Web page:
Boreal Chorus Frog
Boreal Chorus Frog
Other names: Boreal Tree Frog
The Boreal Chorus Frog is the smallest frog found in British Columbia, growing to a maximum body length of 4 cm. Its legs are relatively short for its body, and it has indistinct toe pads to help it climb, with webbing only at the base of the toes. Boreal Chorus Frogs can be found in a variety of colours including tan, brown, grey, orange, green, or olive and are characterized by a pattern of three stripes running down the back that may often be broken into blotches or spots. They have a dark brown or black mask that runs through the eyes and along the side to the groin, a white stripe on the upper lip, and usually dark blotches on the hind legs. The belly is usually white or cream-coloured and may display some mottling. Males may be differentiated during the breeding season by the presence of a swollen ‘thumb’. The tadpoles are dark olive, brown, or grey with long, multi-coloured tail and a large fin. Tadpoles sometimes gain bronze-metallic speckling on the head and tail fin as they age. Tadpoles will grow to 3-4 cm before undergoing metamorphosis.
Boreal Chorus Frog Call
The call of the Boreal Chorus Frog is a series of high-pitched, rising trills. It has been said to resemble the sound made by running a finger along the teeth of a comb. The breeding call is similar to the Western Chorus Frog, but is longer and pulses more slowly. During the breeding season, many frogs will begin to call together, creating a loud ‘chorus’.
The Boreal Chorus Frog may be confused with the Pacific Treefrog. However, ranges of these species do not overlap in B.C., so they are best distinguished by their location. The Boreal Chorus Frog has three stripes down the back (may be broken into blotches). The Pacific Treefrog has a black mask that also runs horizontally through the eye, but does not extend past the shoulder, and it has larger, more distinct toepads. Also, adult Treefrogs are much larger than Boreal Chorus Frogs.
Credit: Andrew Dubois
Boreal Chorus Frog
Credit: Dave Huth
The Boreal Chorus Frog is only found in a small section of northeastern British Columbia from western Alberta into the lowland montane areas of the Peace River region. However, within the rest of Canada, the Boreal Chorus Frog is widely distributed from James Bay in Quebec through northwestern Ontario, Manitoba, Saskatchewan, Alberta, and through the Northwest Territories along the Mackenzie Valley. It is also found in the central United States where it overlaps with the Western Chorus Frog for part of its range. Boreal Chorus Frogs can be found at elevations up to 2000 m.
Boreal Chorus Frogs prefer forest openings around woodland ponds although in the far north it is found on the tundra. They will breed in almost any fishless body of water with at least 10 cm of water, including splash pools, roadside ditches, flooded fields, beaver ponds, marshes, swamps, or shallow lakes. Breeding sites typically have at least some type of vegetation present, particularly in shallow ponds. Tadpoles live in the warmest, shallowest parts of the wetlands where they occur. After the breeding season, adult Boreal Chorus Frogs move to terrestrial habitats and spend much of their time under leaf litter and debris at the base of trees or bushes, or hidden underground. They hibernate through the winter in relatively dry sites, and endure temperatures below zero by raising the glucose level in their cells to act as a natural antifreeze.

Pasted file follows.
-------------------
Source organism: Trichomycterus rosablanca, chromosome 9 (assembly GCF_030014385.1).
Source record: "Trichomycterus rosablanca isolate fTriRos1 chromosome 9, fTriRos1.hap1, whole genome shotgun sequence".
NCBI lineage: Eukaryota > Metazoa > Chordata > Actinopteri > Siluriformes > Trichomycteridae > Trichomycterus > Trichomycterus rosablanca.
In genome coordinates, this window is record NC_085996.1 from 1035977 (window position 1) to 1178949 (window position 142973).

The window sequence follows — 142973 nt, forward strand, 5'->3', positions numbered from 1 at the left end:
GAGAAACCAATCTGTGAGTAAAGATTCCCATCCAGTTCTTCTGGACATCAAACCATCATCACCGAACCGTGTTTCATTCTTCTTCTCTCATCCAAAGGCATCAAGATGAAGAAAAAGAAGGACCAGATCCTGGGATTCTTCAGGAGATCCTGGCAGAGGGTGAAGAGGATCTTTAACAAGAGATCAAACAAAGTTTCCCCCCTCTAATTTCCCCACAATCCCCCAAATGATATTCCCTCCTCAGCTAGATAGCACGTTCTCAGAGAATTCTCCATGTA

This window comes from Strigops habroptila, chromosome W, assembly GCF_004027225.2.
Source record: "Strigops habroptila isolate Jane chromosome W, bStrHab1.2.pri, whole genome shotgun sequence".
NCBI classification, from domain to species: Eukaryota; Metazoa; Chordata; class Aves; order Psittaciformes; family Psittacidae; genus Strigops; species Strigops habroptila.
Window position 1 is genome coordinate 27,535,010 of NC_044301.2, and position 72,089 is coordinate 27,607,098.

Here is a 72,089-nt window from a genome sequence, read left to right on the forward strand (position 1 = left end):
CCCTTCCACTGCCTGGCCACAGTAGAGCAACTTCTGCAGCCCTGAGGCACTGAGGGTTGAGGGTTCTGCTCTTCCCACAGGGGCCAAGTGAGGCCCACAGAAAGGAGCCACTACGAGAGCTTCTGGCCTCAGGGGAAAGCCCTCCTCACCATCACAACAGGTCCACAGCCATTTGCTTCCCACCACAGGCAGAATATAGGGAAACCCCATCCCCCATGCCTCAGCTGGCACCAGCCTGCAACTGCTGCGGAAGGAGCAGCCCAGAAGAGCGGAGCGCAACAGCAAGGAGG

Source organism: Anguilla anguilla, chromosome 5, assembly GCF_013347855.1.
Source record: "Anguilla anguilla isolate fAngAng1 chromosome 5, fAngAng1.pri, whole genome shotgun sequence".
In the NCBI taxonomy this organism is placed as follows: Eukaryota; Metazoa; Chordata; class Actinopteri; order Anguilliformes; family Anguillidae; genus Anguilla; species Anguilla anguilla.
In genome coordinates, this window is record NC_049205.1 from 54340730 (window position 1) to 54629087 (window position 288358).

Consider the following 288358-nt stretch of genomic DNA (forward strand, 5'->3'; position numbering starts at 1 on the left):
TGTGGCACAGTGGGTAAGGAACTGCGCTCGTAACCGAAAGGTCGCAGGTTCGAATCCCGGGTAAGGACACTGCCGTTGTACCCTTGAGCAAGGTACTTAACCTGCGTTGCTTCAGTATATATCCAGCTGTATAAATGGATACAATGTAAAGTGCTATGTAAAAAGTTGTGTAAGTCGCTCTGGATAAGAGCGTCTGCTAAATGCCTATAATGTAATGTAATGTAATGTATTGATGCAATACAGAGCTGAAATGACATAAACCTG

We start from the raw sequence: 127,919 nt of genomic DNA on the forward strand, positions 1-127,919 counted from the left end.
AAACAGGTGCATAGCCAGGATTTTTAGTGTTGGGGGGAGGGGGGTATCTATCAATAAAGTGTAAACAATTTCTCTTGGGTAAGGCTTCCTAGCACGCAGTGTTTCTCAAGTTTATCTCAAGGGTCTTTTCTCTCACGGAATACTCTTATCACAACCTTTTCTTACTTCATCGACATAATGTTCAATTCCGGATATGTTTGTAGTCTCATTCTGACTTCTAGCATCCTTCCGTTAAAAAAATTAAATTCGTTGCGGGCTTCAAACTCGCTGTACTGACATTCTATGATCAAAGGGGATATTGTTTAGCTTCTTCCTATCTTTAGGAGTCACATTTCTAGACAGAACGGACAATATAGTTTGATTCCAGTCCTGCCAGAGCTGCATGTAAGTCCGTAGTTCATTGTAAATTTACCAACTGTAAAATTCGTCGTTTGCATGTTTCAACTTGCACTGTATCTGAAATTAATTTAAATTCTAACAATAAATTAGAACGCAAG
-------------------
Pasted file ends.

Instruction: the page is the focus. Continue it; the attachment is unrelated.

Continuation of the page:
Boreal Chorus Frogs breed very early in the spring and are often present at ponds before the ice has completely melted. Breeding occurs from early May to June, depending on local weather, elevation, and latitude. Males will congregate and call during the day and night to attract females. Fertilization occurs externally via. Females deposit between 150-1,500 eggs in clusters of 30-75 attached to vegetation. Eggs hatch within a 10 – 14 days and tadpoles reach metamorphosis by early to mid-summer. Boreal Chorus Frogs will begin reproducing after one or two years and rarely live beyond three years.
Boreal Chorus Frogs use a sit-and-wait hunting strategy to feed on ground-dwelling insects and invertebrates. Their favourite foods are ants and spiders, but they also eat flies, beetles, aphids, and snails. Some Boreal Chorus Frogs will even eat millipedes and caterpillars which are notorious for having defensive secretions or toxins. The tadpoles are mostly herbivorous and feed on algae.
Boreal Chorus Frogs do not appear to be in immediate danger, however, the populations within British Columbia represent the extreme western edge of the species range, thus, they may be more vulnerable than populations in other areas. The greatest threat to the species at present is habitat loss due to development. Very little is known about the ecology and biology of B.C.’s Boreal Chorus Frogs. Recent studies suggest Boreal Chorus Frogs may be declining in eastern Canada due to a loss of wetland habitat. As more knowledge on the species is acquired, we will gain a better understanding of their conservation status.
Did You Know?
Boreal Chorus Frogs can be thought of as the groundhogs of spring. While these little frogs probably don’t cast much of a shadow, they are one of the earliest amphibians to emerge from hibernation, and they will often come out before the snow and ice have even melted.
The call of the Boreal Chorus frog is very loud, and if you stand near the edge of a pond where many males are chorusing together, your ears will ring!